LSU women’s basketball coach Nikki Fargas is leaving it to her players to do the math with a key stretch in their season approaching.
The Lady Tigers (11-4, 2-1 in SEC play) aren’t exactly on a roll going into Sunday’s 4 p.m. tipoff against No. 21/25 South Carolina (11-4, 3-0) at the Pete Maravich Assembly Center. Four days later, No. 16 Kentucky rolls into town.
Fargas is counting on her team’s competitiveness to push through a big test with some parts still falling into place.
“There’s something about playing against a team with a number in front of their name when you don’t,” Fargas said. “You’re trying to get to the place they’re at. As a competitor, you’ve got to position yourself to win this game Sunday. We have nothing to lose but everything to gain.”
A team with one senior among a still-improving cast won a 55-41 decision last time out at Ole Miss, a less-than-perfect effort that included 23 turnovers and an inability to build on a 17-point halftime lead. But with LSU students having returned last week, it will be the first chance for an SEC-type atmosphere — though the timing of tipoff, 20 minutes after the Saints kick off against the Eagles, could affect the crowd size.
LSU has the top scoring defense in the SEC thanks to a relentless full-court press that is running head on into a team with talented guards on a seven-game winning streak. Improvement from players like point guard Khayla Pointer, forward Faustine Aifuwa and reserve Mercedes Brooks has raised the level of play in recent weeks.
“We are still a work in progress,” Fargas said. “We had a setback at Ole Miss. We didn’t take care of the ball or shoot well from the field. Behind every setback is comeback. We want to make memories, want to have the PMAC rocking on Sunday.”
Pointer is a good place to start. She scored 22 points in a victory against Texas A&M and had a strong all-around game against Ole Miss with 10 points, six assists and a willingness to create. A reserve last year, she’s adapted to becoming more of a scorer, with Raigyne Louis and Chloe Jackson gone from last year.
“I’m a lot more comfortable,” Pointer said. “Losing Rae and Chloe, coach said everybody had to do a little more. Get in the gym more, put up more shots. The extra work I did, getting in the gym, working on my moves and my shot is paying off.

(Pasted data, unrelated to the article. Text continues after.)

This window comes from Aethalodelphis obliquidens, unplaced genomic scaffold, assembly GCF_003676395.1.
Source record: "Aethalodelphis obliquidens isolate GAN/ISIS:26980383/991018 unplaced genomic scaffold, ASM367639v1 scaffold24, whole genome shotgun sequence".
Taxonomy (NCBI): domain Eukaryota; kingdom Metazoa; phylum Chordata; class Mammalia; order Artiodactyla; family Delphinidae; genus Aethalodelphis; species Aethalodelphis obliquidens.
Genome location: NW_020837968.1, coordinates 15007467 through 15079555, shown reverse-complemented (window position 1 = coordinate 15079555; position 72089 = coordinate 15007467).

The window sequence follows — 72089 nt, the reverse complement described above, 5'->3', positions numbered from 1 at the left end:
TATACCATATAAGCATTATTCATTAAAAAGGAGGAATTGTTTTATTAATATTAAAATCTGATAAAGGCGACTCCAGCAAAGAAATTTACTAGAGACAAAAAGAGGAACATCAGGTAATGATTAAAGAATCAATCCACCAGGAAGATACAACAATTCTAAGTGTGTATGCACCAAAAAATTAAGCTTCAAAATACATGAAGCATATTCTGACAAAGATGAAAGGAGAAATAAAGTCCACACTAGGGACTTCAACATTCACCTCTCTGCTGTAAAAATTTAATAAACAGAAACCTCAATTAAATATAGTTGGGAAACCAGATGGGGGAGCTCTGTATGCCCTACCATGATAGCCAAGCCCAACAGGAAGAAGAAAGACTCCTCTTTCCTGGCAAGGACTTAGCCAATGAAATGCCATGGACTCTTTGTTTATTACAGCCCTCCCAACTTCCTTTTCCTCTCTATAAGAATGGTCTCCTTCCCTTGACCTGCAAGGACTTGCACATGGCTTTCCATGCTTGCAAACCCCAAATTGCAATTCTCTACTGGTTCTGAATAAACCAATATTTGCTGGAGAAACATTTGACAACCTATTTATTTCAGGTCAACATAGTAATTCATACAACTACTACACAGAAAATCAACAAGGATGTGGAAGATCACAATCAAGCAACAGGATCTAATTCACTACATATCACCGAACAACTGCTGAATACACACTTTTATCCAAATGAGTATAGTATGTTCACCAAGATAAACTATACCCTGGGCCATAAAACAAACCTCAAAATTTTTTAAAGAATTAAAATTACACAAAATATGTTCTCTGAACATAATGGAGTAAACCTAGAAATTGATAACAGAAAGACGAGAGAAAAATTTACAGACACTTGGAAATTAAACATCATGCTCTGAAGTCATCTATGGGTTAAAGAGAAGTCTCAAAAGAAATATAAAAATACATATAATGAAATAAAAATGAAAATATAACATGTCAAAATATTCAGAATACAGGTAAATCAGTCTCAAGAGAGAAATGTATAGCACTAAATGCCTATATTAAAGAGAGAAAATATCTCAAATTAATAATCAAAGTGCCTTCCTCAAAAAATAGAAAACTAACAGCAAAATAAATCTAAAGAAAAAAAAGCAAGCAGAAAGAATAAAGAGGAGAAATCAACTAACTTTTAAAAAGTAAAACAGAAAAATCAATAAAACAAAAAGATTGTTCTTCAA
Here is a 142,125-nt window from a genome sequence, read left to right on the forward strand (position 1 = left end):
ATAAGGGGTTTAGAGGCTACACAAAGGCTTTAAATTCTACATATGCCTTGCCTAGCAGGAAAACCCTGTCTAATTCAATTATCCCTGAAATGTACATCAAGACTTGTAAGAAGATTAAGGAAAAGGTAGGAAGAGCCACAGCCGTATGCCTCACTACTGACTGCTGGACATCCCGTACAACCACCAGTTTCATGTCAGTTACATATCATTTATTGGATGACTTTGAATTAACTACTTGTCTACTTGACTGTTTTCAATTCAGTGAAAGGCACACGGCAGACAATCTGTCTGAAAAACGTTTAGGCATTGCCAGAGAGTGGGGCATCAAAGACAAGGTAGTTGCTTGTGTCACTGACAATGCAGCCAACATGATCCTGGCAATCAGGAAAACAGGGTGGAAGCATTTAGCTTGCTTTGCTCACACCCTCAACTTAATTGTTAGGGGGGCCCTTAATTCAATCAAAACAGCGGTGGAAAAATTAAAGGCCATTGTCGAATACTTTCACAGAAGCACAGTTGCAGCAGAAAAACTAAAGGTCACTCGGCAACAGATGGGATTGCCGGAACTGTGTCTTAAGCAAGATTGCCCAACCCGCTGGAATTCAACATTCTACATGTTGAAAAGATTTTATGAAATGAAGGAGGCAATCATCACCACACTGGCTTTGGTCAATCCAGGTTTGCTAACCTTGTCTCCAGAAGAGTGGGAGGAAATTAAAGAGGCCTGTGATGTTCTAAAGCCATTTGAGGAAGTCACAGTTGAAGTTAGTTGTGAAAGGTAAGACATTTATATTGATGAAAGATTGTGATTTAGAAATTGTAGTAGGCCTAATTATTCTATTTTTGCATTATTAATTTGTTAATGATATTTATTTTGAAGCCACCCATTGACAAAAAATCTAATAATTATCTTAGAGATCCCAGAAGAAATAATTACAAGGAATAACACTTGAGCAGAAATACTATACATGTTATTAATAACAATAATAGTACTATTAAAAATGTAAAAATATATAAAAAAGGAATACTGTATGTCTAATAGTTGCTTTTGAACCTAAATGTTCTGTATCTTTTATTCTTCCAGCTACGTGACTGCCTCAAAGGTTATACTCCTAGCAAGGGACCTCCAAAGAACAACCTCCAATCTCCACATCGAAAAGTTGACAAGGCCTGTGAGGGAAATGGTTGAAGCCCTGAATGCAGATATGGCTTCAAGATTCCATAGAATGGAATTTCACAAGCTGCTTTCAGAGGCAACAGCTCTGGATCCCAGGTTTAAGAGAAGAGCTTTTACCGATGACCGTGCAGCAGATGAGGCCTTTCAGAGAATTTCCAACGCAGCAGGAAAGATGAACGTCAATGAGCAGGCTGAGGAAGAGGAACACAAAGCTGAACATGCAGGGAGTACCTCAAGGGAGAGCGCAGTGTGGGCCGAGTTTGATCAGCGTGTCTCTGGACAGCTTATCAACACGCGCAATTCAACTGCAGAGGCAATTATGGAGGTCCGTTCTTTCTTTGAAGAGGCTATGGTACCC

“Being PG, you run the team, make sure everybody is in their spots. When the ball comes back my way I try to be aggressive.”
Case in point was Thursday’s victory. Fargas said it was a good sign to see her point guard get to the free-throw line 10 times.
“That’s something we hadn’t seen out of her,” Fargas said. “That’s a plus for us. She’s shooting better in conference play from the perimeter. The more games she logs, the better she’s getting. I like that she is a scoring point guard who is distributing the basketball at the right time to the right players.
“When Pointer, (Shanice) Norton and (Jaelyn) Richard-Harris are confident and playing in unison — post entries, bringing the ball down, getting into our offense — that’s when we are really good.”
It’s worth noting that the Lady Tigers are showing some improvement in one of their weak areas — free-throw shooting. Through the first 13 games, LSU was a 60.6 team from the line. In the past two games, the Lady Tigers are 39 of 50 (78 percent).
The tougher the game, the more important the free throws are. The Lady Tigers will have their hands full with South Carolina, which has won the past eight meetings. The LSU press will be tested by guards Te’a Cooper and Tyasha Harris. Cooper is the leading scorer at 11.9 points per game and Harris is third at 9.8, but their value is aggressiveness and ability to beat the press. They’ve combined for 49 steals, while Harris is averaging 4.3 assists per game.
Reserve Destan Henderson is making 40.3 percent of her 3-point attempts, and 6-foot-3 forward Alexis Jennings is averaging 9.9 points and 5.6 rebounds per game.
“Defense is always something we rely on,” Norton said. “It helps us get our offense going, especially with the guards South Carolina has. They have strong quick, athletic guards who like to push in transition. We need to pick them up full court, turn them over, set some steals, some deflections so we can get things going offensively.”